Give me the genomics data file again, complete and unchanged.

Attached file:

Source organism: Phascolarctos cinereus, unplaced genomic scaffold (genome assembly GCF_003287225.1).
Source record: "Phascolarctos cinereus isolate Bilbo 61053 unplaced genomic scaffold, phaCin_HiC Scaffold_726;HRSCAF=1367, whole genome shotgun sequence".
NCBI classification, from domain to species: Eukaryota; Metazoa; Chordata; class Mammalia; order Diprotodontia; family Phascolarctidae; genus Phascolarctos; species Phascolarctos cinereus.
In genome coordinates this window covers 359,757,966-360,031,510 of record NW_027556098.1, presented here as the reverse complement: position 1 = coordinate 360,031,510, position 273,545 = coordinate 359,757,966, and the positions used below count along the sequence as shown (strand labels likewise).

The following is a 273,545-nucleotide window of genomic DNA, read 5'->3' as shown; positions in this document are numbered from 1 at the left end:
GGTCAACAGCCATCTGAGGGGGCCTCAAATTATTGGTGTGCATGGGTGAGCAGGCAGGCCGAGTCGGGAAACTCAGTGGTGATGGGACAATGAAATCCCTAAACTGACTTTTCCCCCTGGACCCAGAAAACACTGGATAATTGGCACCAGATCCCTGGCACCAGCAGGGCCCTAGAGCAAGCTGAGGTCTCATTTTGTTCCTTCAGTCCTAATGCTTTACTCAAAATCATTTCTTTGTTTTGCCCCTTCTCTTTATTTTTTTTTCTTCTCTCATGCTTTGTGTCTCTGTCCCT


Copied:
Source organism: Phascolarctos cinereus, unplaced genomic scaffold (genome assembly GCF_003287225.1).
Source record: "Phascolarctos cinereus isolate Bilbo 61053 unplaced genomic scaffold, phaCin_HiC Scaffold_726;HRSCAF=1367, whole genome shotgun sequence".
NCBI classification, from domain to species: Eukaryota; Metazoa; Chordata; class Mammalia; order Diprotodontia; family Phascolarctidae; genus Phascolarctos; species Phascolarctos cinereus.
In genome coordinates this window covers 359,757,966-360,031,510 of record NW_027556098.1, presented here as the reverse complement: position 1 = coordinate 360,031,510, position 273,545 = coordinate 359,757,966, and the positions used below count along the sequence as shown (strand labels likewise).

The following is a 273,545-nucleotide window of genomic DNA, read 5'->3' as shown; positions in this document are numbered from 1 at the left end:
GGTCAACAGCCATCTGAGGGGGCCTCAAATTATTGGTGTGCATGGGTGAGCAGGCAGGCCGAGTCGGGAAACTCAGTGGTGATGGGACAATGAAATCCCTAAACTGACTTTTCCCCCTGGACCCAGAAAACACTGGATAATTGGCACCAGATCCCTGGCACCAGCAGGGCCCTAGAGCAAGCTGAGGTCTCATTTTGTTCCTTCAGTCCTAATGCTTTACTCAAAATCATTTCTTTGTTTTGCCCCTTCTCTTTATTTTTTTTTCTTCTCTCATGCTTTGTGTCTCTGTCCCT